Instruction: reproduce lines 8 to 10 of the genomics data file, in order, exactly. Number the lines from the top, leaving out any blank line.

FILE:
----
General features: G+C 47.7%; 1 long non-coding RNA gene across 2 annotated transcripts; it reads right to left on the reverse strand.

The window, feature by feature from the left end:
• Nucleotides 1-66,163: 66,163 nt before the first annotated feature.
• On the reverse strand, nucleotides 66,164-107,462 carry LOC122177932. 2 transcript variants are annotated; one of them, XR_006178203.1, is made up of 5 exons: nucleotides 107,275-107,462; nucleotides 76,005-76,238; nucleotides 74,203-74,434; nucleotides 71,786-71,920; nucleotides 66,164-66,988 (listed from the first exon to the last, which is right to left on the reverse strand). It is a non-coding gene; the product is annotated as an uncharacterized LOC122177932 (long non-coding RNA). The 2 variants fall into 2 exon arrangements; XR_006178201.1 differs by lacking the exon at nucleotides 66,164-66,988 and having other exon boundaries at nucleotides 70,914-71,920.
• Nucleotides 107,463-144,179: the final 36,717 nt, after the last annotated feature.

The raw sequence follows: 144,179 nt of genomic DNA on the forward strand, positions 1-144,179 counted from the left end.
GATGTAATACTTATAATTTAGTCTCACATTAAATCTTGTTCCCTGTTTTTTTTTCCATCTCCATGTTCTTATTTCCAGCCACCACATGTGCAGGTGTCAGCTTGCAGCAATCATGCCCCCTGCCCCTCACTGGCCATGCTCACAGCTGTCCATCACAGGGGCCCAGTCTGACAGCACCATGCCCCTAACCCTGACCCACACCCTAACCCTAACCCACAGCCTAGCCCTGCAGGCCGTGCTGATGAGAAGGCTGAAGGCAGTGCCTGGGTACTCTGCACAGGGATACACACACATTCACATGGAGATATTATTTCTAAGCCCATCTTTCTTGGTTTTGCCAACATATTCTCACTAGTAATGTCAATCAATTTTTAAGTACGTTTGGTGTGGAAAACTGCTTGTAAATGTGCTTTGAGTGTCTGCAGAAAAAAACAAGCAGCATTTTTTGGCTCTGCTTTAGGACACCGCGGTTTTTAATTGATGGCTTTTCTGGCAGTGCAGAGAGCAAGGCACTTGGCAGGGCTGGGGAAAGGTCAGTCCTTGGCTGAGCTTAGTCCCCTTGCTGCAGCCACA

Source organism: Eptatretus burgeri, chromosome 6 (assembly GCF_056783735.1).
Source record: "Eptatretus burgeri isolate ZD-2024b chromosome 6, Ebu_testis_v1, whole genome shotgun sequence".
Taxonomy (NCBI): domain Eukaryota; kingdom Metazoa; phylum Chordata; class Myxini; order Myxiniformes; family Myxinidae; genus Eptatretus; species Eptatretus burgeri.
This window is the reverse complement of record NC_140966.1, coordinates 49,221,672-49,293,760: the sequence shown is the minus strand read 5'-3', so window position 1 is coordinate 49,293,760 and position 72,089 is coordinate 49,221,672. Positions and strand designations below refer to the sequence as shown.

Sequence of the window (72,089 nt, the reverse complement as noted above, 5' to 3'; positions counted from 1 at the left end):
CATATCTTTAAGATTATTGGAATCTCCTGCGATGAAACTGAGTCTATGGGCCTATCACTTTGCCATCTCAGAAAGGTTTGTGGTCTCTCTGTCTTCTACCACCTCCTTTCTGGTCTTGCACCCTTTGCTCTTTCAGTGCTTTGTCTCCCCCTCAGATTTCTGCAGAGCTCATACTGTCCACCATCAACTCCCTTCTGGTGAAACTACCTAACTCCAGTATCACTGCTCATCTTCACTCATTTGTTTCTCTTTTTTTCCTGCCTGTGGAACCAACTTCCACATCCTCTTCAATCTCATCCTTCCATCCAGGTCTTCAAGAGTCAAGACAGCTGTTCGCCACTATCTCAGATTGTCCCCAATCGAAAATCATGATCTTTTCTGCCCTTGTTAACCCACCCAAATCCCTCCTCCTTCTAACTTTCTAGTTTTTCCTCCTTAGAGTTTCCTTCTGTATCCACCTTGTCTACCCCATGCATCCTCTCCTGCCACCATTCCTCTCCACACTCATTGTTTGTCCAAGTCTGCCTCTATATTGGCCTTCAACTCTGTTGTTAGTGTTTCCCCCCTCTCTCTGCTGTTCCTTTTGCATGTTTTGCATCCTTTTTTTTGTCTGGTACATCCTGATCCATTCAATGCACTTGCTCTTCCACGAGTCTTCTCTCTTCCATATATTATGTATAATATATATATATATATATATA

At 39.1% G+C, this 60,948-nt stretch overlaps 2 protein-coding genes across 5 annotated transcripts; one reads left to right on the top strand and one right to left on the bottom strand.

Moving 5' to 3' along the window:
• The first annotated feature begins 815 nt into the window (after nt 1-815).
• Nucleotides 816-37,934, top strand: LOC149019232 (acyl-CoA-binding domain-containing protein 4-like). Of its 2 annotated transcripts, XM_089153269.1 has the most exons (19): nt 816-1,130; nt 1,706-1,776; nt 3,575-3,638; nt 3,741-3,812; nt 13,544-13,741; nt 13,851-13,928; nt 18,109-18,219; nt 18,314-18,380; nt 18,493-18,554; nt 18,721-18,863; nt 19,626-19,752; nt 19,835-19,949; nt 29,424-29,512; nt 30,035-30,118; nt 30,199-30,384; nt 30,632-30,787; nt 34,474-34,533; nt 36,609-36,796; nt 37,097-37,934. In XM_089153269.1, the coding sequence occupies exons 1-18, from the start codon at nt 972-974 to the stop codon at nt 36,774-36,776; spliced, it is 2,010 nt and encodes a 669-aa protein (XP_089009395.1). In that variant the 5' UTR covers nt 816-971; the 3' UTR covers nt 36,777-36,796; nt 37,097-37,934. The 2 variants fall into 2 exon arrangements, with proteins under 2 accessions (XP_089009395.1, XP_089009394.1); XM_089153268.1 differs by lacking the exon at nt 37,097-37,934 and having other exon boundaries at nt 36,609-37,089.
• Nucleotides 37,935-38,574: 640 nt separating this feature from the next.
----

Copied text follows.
Source organism: Eptatretus burgeri, chromosome 6 (assembly GCF_056783735.1).
Source record: "Eptatretus burgeri isolate ZD-2024b chromosome 6, Ebu_testis_v1, whole genome shotgun sequence".
Taxonomy (NCBI): domain Eukaryota; kingdom Metazoa; phylum Chordata; class Myxini; order Myxiniformes; family Myxinidae; genus Eptatretus; species Eptatretus burgeri.